The NFL's highest-rated passer wasn't a starting NFL quarterback in the middle of October.
He leads the league in yards per attempt by a margin of more than a full yard, despite the fact that 46 quarterbacks—including 17 backups—are more highly paid than him, according to Spotrac. And he's now helped the oft-dull Tennessee Titans offense generate more than 30 points in four consecutive victories.
The 31-year-old has never been to a Pro Bowl. He was cast aside this offseason by the objectively terrible Miami Dolphins. And his $2 million salary makes him only the 24th-highest-paid player (and the lowest-paid quarterback) on the Tennessee roster (incentives notwithstanding).
That's about to change for Ryan Tannehill.
The 2012 No. 8 overall pick was essentially written off as a bust after six not-dreadful-but-uninspiring seasons in Miami, and from a national perspective, the Titans' decision to acquire him to back up Marcus Mariota in 2019 was hardly newsworthy or consequential. Tennessee surrendered only a fourth-round pick in that deal, upgraded from a seventh-rounder to a sixth-rounder and then signed Tannehill to a cheap, incentive-laden one-year contract.
But now Tannehill, who took over as the team's starter for the ineffective Mariota in Week 7, is tearing it up to an extent that is impossible to ignore.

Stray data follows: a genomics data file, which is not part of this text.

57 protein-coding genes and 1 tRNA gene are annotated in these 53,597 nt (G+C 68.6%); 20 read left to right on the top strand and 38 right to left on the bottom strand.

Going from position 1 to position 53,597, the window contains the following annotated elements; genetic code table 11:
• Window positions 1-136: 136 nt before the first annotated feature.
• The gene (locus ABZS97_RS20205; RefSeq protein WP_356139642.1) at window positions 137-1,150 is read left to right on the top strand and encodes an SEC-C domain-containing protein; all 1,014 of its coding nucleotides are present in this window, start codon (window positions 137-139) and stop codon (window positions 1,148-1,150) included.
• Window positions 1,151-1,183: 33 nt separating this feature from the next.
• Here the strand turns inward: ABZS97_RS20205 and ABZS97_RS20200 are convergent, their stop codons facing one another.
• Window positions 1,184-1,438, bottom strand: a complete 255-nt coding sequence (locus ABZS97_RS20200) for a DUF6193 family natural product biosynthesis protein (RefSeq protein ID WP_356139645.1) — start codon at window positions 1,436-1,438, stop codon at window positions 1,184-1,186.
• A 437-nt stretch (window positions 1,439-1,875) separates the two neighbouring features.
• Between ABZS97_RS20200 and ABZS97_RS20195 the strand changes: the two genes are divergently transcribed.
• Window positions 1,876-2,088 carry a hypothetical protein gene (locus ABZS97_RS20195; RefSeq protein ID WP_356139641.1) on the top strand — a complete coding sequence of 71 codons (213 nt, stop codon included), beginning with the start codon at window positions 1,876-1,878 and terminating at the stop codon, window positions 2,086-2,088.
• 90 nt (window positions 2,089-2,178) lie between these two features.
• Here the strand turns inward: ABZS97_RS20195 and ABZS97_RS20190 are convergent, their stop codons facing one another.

If the season ended today, his 118.5 passer rating would be the fourth-highest qualified single-season mark in NFL history, and his trajectory indicates that could rise.
He hasn't faced a lot of high-quality defenses of late, but the numbers go beyond the sort of inflation you might expect as a result of a soft schedule.
During Tennessee's current four-game winning streak, Tannehill has nearly been perfect. He's completed 75.6 percent of his passes for over 1,000 yards, he's thrown nine touchdown passes to one interception and his passer rating is an astounding 144.2.
He's just the third player in modern NFL history to post a passer rating of 130 or higher in four consecutive games.
Tannehill was an afterthought from the top portion of the 2012 draft, mainly because top picks Andrew Luck and Robert Griffin III were the faces of that class. But neither is an NFL starter now, and it's time we give Tannehill credit. It's possible a lack of support at least partly explains why the frequently sacked Texas A&M product could never become a consistently successful starter for the Dolphins, and it's beginning to look as though Tannehill could be a late bloomer capable of picking up Luck's and Griffin's slack.
Regardless, barring a catastrophic final stretch from Tannehill in 2019, somebody is going to pay the man this offseason.
That somebody could very well be the Titans, who appear to be ready to move on from Mariota after five disappointing seasons. They basically added Tannehill as an insurance policy—a more appealing one than 2018 No. 2 Blaine Gabbert, who was released on the same day Tannehill was acquired.
Now, ESPN's Dianna Russini reported on Sunday that the Titans "are internally discussing a new contract for" Tannehill. But his value has undoubtedly skyrocketed in the last two months, and it wouldn't be surprising if Tannehill decided to drive a hard bargain as potentially the hottest commodity on the 2020 quarterback market.
If the price becomes too high in the coming weeks, the Titans very well could decide to make Tannehill prove it in a full season under the franchise tag. And that could happen if Tannehill and his representatives look at the supply-and-demand dynamics that could surround the quarterback carousel this offseason.